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Doubles ? for Neil or Pat

Discussion in 'Uncategorized Threads' started by kiwiG, Jul 4, 2008.

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  1. kiwiG

    kiwiG Member

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    Hi Guys, New Zealand has taken the outrageous step of increasing our National Doubles match to 25 pairs (up from 15 pairs). Up until now the 'normal' doubles match was 10pr shot 'shoot and walk', and I guess club and provincial champs will remain so. I can't see us progressing THAT far in my lifetime, but I would love to see doubles shot as 5 man squads, how ever many pairs per post, then move. My question is this...OK, under your system the squad sees a pair or 2, shoot their 5 pairs, then change lanes...does the 1st shooter get to see a pair from the next post, or is he the only one on the squad that doesn't? I guess as a next question...would you change it if you could? And if so...what to? Thanks for your help and opinions. Cheers-Graham.
     
  2. Jawhawker

    Jawhawker TS Member

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    I'm neither of who you asked this question of but I'm a "squad leader" where neither of them are.

    After the post change a squad leader is not allowed to see a pair from the new station. I have predominstely been a squad leader of 34 years and I don't think it is needed although I wouldn't object to the change. In PITA I believe they are allowed to see a pair after the post change.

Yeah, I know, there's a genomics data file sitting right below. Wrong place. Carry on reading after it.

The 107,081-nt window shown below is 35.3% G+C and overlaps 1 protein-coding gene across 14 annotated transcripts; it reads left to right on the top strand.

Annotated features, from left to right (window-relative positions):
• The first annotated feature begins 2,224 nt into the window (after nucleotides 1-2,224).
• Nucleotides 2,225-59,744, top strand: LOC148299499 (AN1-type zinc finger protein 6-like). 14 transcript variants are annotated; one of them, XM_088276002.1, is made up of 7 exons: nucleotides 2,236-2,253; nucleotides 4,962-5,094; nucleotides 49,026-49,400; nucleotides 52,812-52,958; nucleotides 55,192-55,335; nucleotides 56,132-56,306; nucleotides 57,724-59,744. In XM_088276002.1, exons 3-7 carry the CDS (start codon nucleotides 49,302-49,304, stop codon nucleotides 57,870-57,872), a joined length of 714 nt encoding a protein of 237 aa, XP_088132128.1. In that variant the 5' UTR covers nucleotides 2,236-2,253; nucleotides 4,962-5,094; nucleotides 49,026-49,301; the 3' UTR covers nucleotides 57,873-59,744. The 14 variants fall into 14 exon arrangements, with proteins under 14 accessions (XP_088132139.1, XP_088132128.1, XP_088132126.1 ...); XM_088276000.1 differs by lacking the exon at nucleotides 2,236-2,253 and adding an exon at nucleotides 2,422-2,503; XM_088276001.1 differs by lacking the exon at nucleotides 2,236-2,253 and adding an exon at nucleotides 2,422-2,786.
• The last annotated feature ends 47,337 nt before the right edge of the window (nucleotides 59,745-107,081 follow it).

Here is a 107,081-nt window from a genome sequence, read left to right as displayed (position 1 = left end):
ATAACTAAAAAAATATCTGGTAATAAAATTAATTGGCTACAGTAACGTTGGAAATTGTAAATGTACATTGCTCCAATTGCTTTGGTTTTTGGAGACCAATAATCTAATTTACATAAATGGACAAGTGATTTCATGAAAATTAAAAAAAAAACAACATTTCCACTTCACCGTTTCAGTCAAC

3. ec90t

    ec90t Guest

    K1W1,

    Lead-off or the squad leader can call for a pair of targets, but not by the normal means.

    1)Making sure the bolt is facing the speaker when closing a semi-auto.

    2)Accidently bumping the speaker with the end of the barrel.

    3)Loudly clearing your throat into speaker.

    You get the idea here. I've seen all this and more, it's all in how you play the game!

    ec90t
     
  4. hmb

    hmb Well-Known Member

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    Shooting leadoff for ATA Doubles places the shooter at a disadvantage. This is especially true if he traps the first bird. I feel a leadoff shooter should be able to see a pair at every station. HMB
     
  5. Old Cowboy

    Old Cowboy Active Member

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    If the doubles are set properly the lead-off shouldn,t need to "see a pair" from every post. If they're set the way they should be they always go the same place. "let's see a pair" after every post change is just a waste of targets.

    John C. Saubak
     
  6. kiwiG

    kiwiG Member

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    Thanks guys, I can see both sides of the coin. OK, as I mentioned we 'shoot and walk' here, but must remain 'on station' until the next shooter is done, then move over behind them as they wait for the next shooter etc...my next question is this- Under your rules does the first shooter have to stay 'on station' until the change is called? The point being that if he were to sneak over to the next post he also gets a look at a couple of pairs from the new post. Cheers-Graham.
     
  7. Neil Winston

    Neil Winston Well-Known Member